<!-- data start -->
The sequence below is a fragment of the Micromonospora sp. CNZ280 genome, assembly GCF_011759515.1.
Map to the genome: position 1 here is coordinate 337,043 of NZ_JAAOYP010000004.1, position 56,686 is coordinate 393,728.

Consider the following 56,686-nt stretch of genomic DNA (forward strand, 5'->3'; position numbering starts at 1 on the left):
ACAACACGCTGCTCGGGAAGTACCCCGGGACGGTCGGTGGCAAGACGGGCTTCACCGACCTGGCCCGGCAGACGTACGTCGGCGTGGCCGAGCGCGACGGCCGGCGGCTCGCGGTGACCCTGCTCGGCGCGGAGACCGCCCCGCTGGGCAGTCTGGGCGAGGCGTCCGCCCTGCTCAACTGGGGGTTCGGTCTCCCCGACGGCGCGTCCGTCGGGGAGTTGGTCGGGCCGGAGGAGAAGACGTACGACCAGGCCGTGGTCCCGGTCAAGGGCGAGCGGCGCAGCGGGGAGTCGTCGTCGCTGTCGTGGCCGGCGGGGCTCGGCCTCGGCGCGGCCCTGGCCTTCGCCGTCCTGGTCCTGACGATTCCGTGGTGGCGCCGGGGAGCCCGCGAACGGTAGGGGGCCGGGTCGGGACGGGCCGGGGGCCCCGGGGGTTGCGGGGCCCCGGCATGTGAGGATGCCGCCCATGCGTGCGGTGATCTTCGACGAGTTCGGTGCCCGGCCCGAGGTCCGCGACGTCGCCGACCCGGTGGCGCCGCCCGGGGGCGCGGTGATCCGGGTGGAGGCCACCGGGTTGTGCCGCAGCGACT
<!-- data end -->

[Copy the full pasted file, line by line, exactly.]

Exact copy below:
The sequence below is a fragment of the Micromonospora sp. CNZ280 genome, assembly GCF_011759515.1.
Map to the genome: position 1 here is coordinate 337,043 of NZ_JAAOYP010000004.1, position 56,686 is coordinate 393,728.

Consider the following 56,686-nt stretch of genomic DNA (forward strand, 5'->3'; position numbering starts at 1 on the left):
ACAACACGCTGCTCGGGAAGTACCCCGGGACGGTCGGTGGCAAGACGGGCTTCACCGACCTGGCCCGGCAGACGTACGTCGGCGTGGCCGAGCGCGACGGCCGGCGGCTCGCGGTGACCCTGCTCGGCGCGGAGACCGCCCCGCTGGGCAGTCTGGGCGAGGCGTCCGCCCTGCTCAACTGGGGGTTCGGTCTCCCCGACGGCGCGTCCGTCGGGGAGTTGGTCGGGCCGGAGGAGAAGACGTACGACCAGGCCGTGGTCCCGGTCAAGGGCGAGCGGCGCAGCGGGGAGTCGTCGTCGCTGTCGTGGCCGGCGGGGCTCGGCCTCGGCGCGGCCCTGGCCTTCGCCGTCCTGGTCCTGACGATTCCGTGGTGGCGCCGGGGAGCCCGCGAACGGTAGGGGGCCGGGTCGGGACGGGCCGGGGGCCCCGGGGGTTGCGGGGCCCCGGCATGTGAGGATGCCGCCCATGCGTGCGGTGATCTTCGACGAGTTCGGTGCCCGGCCCGAGGTCCGCGACGTCGCCGACCCGGTGGCGCCGCCCGGGGGCGCGGTGATCCGGGTGGAGGCCACCGGGTTGTGCCGCAGCGACT